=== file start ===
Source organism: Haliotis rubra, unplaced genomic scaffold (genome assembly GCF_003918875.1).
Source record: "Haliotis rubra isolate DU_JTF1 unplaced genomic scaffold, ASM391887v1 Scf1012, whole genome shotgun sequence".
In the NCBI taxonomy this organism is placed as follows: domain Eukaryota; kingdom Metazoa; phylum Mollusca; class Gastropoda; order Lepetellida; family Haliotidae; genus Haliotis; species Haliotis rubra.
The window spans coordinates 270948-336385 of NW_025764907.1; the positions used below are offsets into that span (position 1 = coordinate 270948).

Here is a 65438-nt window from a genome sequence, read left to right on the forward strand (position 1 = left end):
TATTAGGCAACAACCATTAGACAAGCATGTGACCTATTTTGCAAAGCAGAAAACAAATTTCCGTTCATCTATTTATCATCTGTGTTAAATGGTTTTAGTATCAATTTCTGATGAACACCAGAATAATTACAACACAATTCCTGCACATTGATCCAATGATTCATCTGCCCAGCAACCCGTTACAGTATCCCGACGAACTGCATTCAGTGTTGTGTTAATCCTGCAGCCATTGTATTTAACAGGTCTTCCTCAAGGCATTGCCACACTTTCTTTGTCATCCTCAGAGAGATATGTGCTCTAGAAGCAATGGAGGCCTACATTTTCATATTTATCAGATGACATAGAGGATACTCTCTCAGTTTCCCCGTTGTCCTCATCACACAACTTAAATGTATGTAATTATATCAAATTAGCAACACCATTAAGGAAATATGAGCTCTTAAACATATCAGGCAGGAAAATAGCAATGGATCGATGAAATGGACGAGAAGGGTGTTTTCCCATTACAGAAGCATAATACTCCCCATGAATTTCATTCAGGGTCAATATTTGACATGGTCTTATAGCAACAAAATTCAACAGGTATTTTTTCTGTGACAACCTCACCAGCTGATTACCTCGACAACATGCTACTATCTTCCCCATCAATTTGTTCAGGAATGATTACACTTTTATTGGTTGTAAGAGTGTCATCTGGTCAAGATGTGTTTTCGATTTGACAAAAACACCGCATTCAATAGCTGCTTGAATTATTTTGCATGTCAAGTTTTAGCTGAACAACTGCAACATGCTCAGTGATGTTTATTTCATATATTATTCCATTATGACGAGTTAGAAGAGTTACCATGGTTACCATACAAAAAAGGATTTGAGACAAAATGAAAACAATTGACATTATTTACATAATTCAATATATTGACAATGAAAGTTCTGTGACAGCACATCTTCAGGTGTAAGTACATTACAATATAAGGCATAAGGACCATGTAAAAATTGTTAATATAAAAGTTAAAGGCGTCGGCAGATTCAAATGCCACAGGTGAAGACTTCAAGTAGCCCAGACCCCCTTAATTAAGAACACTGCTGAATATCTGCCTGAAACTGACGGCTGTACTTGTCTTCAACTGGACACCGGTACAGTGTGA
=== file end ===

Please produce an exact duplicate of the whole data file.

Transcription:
Source organism: Haliotis rubra, unplaced genomic scaffold (genome assembly GCF_003918875.1).
Source record: "Haliotis rubra isolate DU_JTF1 unplaced genomic scaffold, ASM391887v1 Scf1012, whole genome shotgun sequence".
In the NCBI taxonomy this organism is placed as follows: domain Eukaryota; kingdom Metazoa; phylum Mollusca; class Gastropoda; order Lepetellida; family Haliotidae; genus Haliotis; species Haliotis rubra.
The window spans coordinates 270948-336385 of NW_025764907.1; the positions used below are offsets into that span (position 1 = coordinate 270948).

Here is a 65438-nt window from a genome sequence, read left to right on the forward strand (position 1 = left end):
TATTAGGCAACAACCATTAGACAAGCATGTGACCTATTTTGCAAAGCAGAAAACAAATTTCCGTTCATCTATTTATCATCTGTGTTAAATGGTTTTAGTATCAATTTCTGATGAACACCAGAATAATTACAACACAATTCCTGCACATTGATCCAATGATTCATCTGCCCAGCAACCCGTTACAGTATCCCGACGAACTGCATTCAGTGTTGTGTTAATCCTGCAGCCATTGTATTTAACAGGTCTTCCTCAAGGCATTGCCACACTTTCTTTGTCATCCTCAGAGAGATATGTGCTCTAGAAGCAATGGAGGCCTACATTTTCATATTTATCAGATGACATAGAGGATACTCTCTCAGTTTCCCCGTTGTCCTCATCACACAACTTAAATGTATGTAATTATATCAAATTAGCAACACCATTAAGGAAATATGAGCTCTTAAACATATCAGGCAGGAAAATAGCAATGGATCGATGAAATGGACGAGAAGGGTGTTTTCCCATTACAGAAGCATAATACTCCCCATGAATTTCATTCAGGGTCAATATTTGACATGGTCTTATAGCAACAAAATTCAACAGGTATTTTTTCTGTGACAACCTCACCAGCTGATTACCTCGACAACATGCTACTATCTTCCCCATCAATTTGTTCAGGAATGATTACACTTTTATTGGTTGTAAGAGTGTCATCTGGTCAAGATGTGTTTTCGATTTGACAAAAACACCGCATTCAATAGCTGCTTGAATTATTTTGCATGTCAAGTTTTAGCTGAACAACTGCAACATGCTCAGTGATGTTTATTTCATATATTATTCCATTATGACGAGTTAGAAGAGTTACCATGGTTACCATACAAAAAAGGATTTGAGACAAAATGAAAACAATTGACATTATTTACATAATTCAATATATTGACAATGAAAGTTCTGTGACAGCACATCTTCAGGTGTAAGTACATTACAATATAAGGCATAAGGACCATGTAAAAATTGTTAATATAAAAGTTAAAGGCGTCGGCAGATTCAAATGCCACAGGTGAAGACTTCAAGTAGCCCAGACCCCCTTAATTAAGAACACTGCTGAATATCTGCCTGAAACTGACGGCTGTACTTGTCTTCAACTGGACACCGGTACAGTGTGA